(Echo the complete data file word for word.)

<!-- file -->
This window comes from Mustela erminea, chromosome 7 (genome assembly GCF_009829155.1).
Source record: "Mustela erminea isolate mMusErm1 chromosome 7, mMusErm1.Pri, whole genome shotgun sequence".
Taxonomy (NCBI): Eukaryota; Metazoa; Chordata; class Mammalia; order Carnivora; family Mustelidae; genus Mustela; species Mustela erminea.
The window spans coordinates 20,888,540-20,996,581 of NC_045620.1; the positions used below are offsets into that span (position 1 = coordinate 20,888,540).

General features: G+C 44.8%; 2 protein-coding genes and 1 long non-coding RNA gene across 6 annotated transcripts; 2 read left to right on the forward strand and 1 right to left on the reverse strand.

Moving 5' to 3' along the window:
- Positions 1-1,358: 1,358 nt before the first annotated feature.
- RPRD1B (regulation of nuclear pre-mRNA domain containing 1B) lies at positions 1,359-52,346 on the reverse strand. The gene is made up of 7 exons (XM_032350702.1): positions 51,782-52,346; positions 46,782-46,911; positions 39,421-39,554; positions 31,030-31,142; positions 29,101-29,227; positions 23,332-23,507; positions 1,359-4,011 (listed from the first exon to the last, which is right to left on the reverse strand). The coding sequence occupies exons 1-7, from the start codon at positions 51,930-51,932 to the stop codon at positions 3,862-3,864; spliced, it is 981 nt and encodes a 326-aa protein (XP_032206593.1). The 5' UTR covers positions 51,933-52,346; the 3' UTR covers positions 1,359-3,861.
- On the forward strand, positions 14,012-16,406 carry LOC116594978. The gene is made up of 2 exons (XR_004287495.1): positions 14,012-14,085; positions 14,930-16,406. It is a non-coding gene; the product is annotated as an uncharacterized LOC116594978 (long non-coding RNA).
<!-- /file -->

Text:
This window comes from Mustela erminea, chromosome 7 (genome assembly GCF_009829155.1).
Source record: "Mustela erminea isolate mMusErm1 chromosome 7, mMusErm1.Pri, whole genome shotgun sequence".
Taxonomy (NCBI): Eukaryota; Metazoa; Chordata; class Mammalia; order Carnivora; family Mustelidae; genus Mustela; species Mustela erminea.
The window spans coordinates 20,888,540-20,996,581 of NC_045620.1; the positions used below are offsets into that span (position 1 = coordinate 20,888,540).

General features: G+C 44.8%; 2 protein-coding genes and 1 long non-coding RNA gene across 6 annotated transcripts; 2 read left to right on the forward strand and 1 right to left on the reverse strand.

Moving 5' to 3' along the window:
- Positions 1-1,358: 1,358 nt before the first annotated feature.
- RPRD1B (regulation of nuclear pre-mRNA domain containing 1B) lies at positions 1,359-52,346 on the reverse strand. The gene is made up of 7 exons (XM_032350702.1): positions 51,782-52,346; positions 46,782-46,911; positions 39,421-39,554; positions 31,030-31,142; positions 29,101-29,227; positions 23,332-23,507; positions 1,359-4,011 (listed from the first exon to the last, which is right to left on the reverse strand). The coding sequence occupies exons 1-7, from the start codon at positions 51,930-51,932 to the stop codon at positions 3,862-3,864; spliced, it is 981 nt and encodes a 326-aa protein (XP_032206593.1). The 5' UTR covers positions 51,933-52,346; the 3' UTR covers positions 1,359-3,861.
- On the forward strand, positions 14,012-16,406 carry LOC116594978. The gene is made up of 2 exons (XR_004287495.1): positions 14,012-14,085; positions 14,930-16,406. It is a non-coding gene; the product is annotated as an uncharacterized LOC116594978 (long non-coding RNA).